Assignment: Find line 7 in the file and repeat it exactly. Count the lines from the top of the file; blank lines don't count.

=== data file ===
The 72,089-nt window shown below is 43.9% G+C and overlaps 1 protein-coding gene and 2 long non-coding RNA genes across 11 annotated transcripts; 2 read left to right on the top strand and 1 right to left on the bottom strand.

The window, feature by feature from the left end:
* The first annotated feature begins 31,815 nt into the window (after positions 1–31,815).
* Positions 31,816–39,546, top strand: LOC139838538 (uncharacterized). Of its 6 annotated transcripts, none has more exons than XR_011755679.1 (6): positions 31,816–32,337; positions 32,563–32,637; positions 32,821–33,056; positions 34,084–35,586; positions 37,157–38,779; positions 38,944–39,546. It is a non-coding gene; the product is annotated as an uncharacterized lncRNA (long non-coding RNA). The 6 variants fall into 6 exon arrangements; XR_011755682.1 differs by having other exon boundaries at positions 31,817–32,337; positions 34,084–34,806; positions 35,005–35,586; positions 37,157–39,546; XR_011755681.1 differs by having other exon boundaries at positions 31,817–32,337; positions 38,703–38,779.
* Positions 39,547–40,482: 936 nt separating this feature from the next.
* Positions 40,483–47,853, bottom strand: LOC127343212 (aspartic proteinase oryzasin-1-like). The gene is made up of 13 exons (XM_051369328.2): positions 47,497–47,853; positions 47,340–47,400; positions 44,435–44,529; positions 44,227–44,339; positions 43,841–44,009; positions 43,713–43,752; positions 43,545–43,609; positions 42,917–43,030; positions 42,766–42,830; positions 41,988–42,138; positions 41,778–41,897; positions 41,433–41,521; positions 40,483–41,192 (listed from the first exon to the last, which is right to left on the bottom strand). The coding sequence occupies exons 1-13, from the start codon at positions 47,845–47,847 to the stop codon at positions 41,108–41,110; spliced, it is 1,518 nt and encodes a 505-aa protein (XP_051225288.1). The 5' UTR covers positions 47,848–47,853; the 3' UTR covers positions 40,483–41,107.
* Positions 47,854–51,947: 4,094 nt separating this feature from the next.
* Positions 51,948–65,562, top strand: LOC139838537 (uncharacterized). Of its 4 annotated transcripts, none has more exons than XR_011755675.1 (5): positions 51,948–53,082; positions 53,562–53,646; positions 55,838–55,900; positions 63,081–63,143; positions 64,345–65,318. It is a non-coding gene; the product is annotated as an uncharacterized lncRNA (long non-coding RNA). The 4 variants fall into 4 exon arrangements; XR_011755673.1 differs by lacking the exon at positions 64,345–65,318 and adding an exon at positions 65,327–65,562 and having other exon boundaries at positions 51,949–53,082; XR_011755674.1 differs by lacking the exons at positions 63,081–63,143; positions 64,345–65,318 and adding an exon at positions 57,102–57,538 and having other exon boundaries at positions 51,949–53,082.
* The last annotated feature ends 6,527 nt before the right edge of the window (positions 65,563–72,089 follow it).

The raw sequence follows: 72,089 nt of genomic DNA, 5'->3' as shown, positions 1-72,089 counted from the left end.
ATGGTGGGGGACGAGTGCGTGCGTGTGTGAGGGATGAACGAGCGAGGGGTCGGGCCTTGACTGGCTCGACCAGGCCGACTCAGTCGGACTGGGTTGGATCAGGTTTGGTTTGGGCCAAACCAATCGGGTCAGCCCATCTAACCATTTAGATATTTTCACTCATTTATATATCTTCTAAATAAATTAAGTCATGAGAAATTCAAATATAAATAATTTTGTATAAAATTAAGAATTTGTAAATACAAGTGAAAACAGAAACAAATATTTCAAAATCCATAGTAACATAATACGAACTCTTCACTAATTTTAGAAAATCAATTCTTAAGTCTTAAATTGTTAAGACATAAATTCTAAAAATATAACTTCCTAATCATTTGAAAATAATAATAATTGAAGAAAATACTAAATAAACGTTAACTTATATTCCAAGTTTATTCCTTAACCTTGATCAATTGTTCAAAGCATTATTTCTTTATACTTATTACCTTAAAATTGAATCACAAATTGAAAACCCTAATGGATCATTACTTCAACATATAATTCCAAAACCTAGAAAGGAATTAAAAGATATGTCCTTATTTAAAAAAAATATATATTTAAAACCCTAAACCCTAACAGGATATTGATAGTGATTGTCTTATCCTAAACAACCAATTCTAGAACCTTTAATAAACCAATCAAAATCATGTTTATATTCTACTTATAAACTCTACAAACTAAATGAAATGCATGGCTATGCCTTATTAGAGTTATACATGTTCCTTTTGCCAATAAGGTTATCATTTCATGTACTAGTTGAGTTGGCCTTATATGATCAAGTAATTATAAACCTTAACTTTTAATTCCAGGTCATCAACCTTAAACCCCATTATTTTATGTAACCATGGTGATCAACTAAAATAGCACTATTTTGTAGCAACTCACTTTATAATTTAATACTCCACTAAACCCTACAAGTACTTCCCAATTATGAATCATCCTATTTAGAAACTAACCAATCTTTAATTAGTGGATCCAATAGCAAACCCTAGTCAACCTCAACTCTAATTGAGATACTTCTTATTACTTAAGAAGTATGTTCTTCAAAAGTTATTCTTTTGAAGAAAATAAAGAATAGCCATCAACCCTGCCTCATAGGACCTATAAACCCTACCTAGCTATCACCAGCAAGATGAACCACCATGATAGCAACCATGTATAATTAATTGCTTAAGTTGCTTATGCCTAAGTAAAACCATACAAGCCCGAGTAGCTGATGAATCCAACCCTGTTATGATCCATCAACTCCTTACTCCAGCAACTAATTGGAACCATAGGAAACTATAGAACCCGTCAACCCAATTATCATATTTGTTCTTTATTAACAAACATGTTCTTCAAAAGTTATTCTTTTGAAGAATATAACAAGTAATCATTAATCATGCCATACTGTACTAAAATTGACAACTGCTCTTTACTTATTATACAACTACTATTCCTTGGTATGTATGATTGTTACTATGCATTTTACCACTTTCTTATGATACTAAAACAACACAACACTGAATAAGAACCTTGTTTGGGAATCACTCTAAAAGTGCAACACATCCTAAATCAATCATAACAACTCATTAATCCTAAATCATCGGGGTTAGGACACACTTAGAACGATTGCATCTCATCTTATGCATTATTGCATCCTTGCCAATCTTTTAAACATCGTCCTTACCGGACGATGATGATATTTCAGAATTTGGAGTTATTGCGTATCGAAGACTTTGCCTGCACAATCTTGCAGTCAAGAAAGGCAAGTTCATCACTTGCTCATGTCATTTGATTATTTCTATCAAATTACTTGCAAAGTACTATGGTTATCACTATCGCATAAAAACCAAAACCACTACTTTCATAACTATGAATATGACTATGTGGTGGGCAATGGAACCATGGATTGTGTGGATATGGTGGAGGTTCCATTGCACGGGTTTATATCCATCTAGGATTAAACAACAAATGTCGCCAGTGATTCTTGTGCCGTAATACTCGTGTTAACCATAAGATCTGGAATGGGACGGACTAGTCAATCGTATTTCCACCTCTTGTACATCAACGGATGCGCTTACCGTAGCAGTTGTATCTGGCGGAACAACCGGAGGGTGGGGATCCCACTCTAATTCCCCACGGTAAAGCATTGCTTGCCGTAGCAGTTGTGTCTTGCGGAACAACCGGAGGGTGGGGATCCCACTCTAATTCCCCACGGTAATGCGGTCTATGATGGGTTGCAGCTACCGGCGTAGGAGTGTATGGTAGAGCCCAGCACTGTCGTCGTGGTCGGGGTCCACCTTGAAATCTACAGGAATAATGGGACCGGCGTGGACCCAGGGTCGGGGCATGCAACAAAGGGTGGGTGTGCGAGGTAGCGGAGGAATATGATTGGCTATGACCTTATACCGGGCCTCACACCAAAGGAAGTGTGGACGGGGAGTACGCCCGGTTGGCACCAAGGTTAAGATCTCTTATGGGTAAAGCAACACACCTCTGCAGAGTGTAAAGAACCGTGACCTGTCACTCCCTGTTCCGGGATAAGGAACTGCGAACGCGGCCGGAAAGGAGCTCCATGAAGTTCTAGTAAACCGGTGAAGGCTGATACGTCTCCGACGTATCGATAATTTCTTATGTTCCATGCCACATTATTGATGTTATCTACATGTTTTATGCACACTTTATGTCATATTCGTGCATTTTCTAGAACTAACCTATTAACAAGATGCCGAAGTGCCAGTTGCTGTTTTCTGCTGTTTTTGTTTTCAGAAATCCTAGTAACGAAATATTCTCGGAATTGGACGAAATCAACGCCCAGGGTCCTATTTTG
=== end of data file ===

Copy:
* Positions 47,854–51,947: 4,094 nt separating this feature from the next.